Private News Article

VE Day 70th Anniversary - 8 May 2015

Last Updated: 02 Dec 2015
On 8 May 1945, the end of the World War Two in Europe was marked by VE Day. To mark its 70th anniversary, we are publishing three documents from our archives which demonstrate the extraordinary contribution of Bletchley Park to the war.

These fascinating documents are a clear reminder of the value of Bletchley Park, and the esteem with which its work was held across the world by the small number who knew anything about it at the time.

After the war, although many of the staff could go back to their peacetime occupations, some chose to continue to work for GCHQ. Today, we continue the proudest traditions of Bletchley in all our work to protect the UK.

To view the complete letters:

  • Click any image to view a sample, or start at Letter one and scroll through them all
  • Click the 'Download pdf' link in the caption

All images are © 2015, and can be downloaded for Editorial use only.

Letter of thanks from Dwight Eisenhower

In the first letter, Eisenhower expresses his thanks to Sir Edward Travis (the Head of Bletchley Park) for the magnificent services of Bletchley s staff in assisting the Allied cause.

Eisenhower states that the intelligence produced by Bletchley Park saved thousands of British and American lives and, in no small way, contributed to the speed with which the enemy was routed and eventually forced to surrender .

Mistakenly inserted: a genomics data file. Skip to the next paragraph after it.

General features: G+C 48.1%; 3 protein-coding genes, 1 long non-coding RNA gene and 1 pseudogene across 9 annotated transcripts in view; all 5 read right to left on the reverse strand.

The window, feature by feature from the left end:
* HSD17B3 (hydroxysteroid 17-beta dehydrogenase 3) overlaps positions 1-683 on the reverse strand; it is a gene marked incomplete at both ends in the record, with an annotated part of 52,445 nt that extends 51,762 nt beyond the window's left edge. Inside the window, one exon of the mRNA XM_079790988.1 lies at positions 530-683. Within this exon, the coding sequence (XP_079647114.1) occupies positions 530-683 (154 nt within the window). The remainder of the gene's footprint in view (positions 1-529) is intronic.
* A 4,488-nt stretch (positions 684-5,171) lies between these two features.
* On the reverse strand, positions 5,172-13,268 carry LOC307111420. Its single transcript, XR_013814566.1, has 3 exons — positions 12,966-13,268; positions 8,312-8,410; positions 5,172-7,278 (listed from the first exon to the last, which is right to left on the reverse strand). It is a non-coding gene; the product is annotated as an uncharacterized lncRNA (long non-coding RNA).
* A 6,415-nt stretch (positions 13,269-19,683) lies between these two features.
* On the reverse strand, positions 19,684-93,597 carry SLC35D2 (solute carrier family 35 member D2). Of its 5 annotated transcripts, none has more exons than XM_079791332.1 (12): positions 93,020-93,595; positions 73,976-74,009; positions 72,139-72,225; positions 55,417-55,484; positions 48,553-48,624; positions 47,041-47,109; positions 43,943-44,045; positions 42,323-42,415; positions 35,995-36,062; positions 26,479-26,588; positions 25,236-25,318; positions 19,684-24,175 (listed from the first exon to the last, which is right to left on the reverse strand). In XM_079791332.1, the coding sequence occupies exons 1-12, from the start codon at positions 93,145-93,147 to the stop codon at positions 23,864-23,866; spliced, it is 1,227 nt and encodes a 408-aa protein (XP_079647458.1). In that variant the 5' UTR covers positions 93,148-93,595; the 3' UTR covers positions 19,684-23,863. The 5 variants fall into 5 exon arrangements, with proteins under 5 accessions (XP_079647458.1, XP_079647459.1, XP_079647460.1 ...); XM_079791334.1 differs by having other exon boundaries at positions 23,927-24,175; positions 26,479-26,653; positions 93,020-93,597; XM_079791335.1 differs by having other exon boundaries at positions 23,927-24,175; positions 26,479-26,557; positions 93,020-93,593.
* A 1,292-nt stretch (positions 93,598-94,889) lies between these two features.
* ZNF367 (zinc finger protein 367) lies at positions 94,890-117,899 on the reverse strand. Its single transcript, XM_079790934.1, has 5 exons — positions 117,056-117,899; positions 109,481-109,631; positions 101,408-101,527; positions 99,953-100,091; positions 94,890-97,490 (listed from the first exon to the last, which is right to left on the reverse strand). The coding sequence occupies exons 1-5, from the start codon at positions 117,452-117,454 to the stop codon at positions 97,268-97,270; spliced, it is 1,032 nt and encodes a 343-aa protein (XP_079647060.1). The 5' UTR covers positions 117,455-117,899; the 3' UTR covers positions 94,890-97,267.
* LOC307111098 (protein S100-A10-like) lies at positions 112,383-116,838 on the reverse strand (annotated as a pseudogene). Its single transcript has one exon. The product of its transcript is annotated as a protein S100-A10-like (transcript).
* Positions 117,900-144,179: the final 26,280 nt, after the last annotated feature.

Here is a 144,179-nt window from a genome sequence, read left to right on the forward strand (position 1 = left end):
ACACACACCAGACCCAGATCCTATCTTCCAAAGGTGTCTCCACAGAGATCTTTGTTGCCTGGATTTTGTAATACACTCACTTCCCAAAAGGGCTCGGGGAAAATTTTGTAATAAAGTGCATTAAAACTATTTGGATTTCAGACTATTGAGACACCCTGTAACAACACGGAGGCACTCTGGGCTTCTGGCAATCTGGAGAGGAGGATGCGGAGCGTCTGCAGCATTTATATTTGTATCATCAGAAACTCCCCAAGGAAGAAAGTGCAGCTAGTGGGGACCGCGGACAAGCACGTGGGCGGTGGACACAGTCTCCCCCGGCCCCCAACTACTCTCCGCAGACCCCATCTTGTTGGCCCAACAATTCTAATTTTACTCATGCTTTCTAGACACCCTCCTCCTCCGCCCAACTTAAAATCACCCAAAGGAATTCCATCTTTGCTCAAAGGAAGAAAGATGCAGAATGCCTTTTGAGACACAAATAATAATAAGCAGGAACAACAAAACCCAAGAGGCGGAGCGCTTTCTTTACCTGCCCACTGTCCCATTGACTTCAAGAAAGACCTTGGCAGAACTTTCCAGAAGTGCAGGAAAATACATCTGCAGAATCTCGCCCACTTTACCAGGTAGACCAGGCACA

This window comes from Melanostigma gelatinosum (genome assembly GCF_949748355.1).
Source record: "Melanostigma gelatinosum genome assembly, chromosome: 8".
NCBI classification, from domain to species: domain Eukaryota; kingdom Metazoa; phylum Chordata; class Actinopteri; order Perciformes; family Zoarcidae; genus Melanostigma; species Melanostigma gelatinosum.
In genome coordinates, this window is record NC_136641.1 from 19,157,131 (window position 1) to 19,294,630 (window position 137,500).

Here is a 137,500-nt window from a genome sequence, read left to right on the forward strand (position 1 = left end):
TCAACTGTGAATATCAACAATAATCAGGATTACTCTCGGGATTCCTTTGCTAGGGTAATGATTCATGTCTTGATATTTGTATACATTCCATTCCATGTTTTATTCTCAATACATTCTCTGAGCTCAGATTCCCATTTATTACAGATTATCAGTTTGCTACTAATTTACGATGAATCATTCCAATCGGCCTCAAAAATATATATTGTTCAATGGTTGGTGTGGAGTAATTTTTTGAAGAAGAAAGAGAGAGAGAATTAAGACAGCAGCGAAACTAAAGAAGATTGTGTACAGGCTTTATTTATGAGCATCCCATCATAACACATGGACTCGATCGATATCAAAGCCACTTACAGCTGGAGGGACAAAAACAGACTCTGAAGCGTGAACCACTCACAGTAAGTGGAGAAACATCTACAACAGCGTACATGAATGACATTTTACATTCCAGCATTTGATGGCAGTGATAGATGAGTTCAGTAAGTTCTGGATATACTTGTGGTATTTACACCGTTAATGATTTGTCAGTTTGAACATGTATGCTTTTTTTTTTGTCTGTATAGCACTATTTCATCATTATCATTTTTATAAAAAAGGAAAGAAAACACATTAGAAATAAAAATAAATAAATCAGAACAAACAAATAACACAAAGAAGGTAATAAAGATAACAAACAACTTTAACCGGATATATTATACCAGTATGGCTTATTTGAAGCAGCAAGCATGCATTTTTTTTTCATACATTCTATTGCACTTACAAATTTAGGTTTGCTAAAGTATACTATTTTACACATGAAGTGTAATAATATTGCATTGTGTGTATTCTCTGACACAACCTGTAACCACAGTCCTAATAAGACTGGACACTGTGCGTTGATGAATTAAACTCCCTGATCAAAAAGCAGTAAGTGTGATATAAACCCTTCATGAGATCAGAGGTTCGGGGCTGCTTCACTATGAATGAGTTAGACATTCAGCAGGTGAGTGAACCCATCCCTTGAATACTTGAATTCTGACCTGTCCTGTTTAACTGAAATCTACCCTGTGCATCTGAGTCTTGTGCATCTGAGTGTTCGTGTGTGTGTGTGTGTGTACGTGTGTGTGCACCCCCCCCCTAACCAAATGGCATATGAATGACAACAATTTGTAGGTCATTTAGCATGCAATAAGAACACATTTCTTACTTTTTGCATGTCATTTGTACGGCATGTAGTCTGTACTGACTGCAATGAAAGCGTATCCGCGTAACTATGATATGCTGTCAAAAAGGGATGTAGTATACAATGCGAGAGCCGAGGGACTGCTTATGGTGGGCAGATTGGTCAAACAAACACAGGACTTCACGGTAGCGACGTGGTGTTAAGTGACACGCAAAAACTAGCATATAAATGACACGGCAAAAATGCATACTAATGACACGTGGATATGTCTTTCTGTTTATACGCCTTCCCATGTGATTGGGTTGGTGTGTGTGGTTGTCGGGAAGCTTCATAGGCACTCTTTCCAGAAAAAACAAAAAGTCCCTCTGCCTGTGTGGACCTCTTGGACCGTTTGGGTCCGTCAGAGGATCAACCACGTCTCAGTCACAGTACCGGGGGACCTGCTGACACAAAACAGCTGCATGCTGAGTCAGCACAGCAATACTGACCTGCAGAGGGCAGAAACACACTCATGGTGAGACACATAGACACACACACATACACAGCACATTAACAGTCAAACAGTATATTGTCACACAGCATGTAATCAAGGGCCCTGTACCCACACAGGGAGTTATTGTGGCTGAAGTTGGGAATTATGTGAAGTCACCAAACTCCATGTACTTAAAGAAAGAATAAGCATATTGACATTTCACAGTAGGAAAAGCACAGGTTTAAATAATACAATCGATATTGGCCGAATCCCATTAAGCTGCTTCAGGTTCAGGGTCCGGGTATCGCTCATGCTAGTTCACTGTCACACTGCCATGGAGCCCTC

Director expresses his admiration to staff

The second letter is from Sir Stewart Menzies to all Bletchley staff on VE Day itself. Sir Stewart expresses his unbounded admiration for how they performed their duties throughout the war, signing off this is your finest hour .

Arrangements for celebrating VE day

The third letter was also sent to all staff, and details the arrangements for a public holiday to celebrate Victory in Europe. A thanksgiving service was to be held on the front lawn, and staff were reminded to take care of their passes as there will be no relaxation of checking by the Security Officers .

This letter also reminds us that Bletchley s contribution to the war effort did not conclude with the victory of the Allies in Europe; staff continued to work against Japanese targets until the end of the war in the Pacific.